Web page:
The Yankees are going to stand pat for a while

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I had the pleasure of meeting the Marc Carig of the Newark Star-Ledger during the Winter Meetings. Nice guy. Which is why I felt bad for him when I read a tweet of his yesterday in which he said his flight back home got canceled due to bad weather.

But the extra time on the ground worked out for the best, because he got to talk to Brian Cashman, who revealed that the Yankees don’t plan on signing anyone else for a while, taking a slow, wait and see approach in the wake of a busy week at the Winter Meetings.

Notably, Cashman said that “The next step isn’t ready to happen now, let’s put it that way, based on my conversations with everybody.”  I take those “conversations with everybody” to mean conversations with Johnny Damon, which were reported to be taking place yesterday morning as everyone left town.  Based on Cashman’s comments, I’m assuming they weren’t very productive conversations.

Further evidence that Damon may be off the radar for a while comes from Cashman’s statements that he “may choose to stick with internal options to fill several holes on the roster.”  He needs to fill either center or left depending on where they decide to play Granderson. He now has a new outfielder in Rule 5 selection Jamie Hoffmann, to go along with Melky Cabrera and Brett Gardner.

Would the Yankees seriously go to war with an outfield of Granderson, Swisher and the three-headed-mediocrity monster that is Cabrera-Gardner-Hoffmann?

Tim Tebow’s workout seems like fun

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Tim Tebow is, as we speak, working out for some 40 scouts from 20 organizations and an untold number of members of the media. So far he has run and jumped and thrown and, in a moment or two, will take his hacks. First BP swings, then live, full-speed BP off of a couple of former major leaguers.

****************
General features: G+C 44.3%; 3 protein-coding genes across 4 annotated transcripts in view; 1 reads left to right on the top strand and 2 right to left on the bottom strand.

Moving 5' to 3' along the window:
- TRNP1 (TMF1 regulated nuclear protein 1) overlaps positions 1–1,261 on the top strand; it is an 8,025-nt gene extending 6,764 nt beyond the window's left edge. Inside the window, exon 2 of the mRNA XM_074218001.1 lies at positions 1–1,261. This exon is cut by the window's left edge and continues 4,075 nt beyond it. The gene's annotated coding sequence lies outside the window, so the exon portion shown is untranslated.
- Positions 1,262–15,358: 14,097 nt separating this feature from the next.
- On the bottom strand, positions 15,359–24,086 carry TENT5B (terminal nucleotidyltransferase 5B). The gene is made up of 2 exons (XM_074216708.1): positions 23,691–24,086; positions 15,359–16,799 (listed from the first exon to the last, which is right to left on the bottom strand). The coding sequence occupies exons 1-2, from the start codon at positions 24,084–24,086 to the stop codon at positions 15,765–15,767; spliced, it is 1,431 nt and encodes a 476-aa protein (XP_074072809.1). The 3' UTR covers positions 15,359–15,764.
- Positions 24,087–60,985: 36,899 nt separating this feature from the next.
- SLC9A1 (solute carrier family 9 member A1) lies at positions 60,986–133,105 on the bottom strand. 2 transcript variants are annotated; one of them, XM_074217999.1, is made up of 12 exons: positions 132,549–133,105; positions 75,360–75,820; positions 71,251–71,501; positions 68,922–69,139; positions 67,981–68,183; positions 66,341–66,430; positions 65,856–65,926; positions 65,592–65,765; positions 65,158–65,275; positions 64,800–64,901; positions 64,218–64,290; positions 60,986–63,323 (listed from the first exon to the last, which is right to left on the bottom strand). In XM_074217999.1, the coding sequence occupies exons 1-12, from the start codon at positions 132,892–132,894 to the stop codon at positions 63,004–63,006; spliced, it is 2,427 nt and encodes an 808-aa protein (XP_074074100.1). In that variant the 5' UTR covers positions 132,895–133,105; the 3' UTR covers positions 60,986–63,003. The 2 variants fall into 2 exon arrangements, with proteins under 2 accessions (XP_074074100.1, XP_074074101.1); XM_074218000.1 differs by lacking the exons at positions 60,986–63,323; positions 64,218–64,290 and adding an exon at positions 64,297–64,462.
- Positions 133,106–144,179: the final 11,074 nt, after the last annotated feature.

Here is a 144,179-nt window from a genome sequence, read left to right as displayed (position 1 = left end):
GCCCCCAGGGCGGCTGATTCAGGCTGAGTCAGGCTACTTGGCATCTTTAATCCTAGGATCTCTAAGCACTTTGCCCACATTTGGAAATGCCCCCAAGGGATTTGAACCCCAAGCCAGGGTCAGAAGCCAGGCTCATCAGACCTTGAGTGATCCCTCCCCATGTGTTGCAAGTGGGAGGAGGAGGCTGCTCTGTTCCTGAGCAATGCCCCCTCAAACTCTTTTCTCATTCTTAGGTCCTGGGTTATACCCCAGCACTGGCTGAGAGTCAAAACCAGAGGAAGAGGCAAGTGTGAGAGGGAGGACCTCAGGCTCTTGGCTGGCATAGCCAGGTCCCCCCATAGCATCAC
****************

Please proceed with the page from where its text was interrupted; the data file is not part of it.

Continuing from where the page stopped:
His 60 yard dash time was supposedly excellent. On the 80-20 scouting scale he’s supposedly in the 50-60 range, according to people tweeting about it who know what they’re talking about. The guy is certainly big and strong and in amazing shape and that’s not nothing.

Also this:

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That’s from MLB’s Twitter, which provides us with some more in-action shots.

 

Here he is playing right field out there in the distance someplace:

Good luck, kid.

Adrian Beltre puts his helmet on backwards to face a switch pitcher

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“A” switch pitcher is probably not the most accurate way to put that. It’s more like “The” switch pitcher, as Pat Venditte of the Mariners is the only one extant.

Last night the right-handed hitting Adrian Beltre had to face Venditte, who obviously chose to pitch righty to the Rangers third baseman. Before coming up to the plate, Beltre jokingly donned his helmet backwards and pretended that he’d hit left-handed:

 

He needn’t have bothered. Beltre doubled to left field off of Venditte, showing that at some point, platoon splits really don’t matter.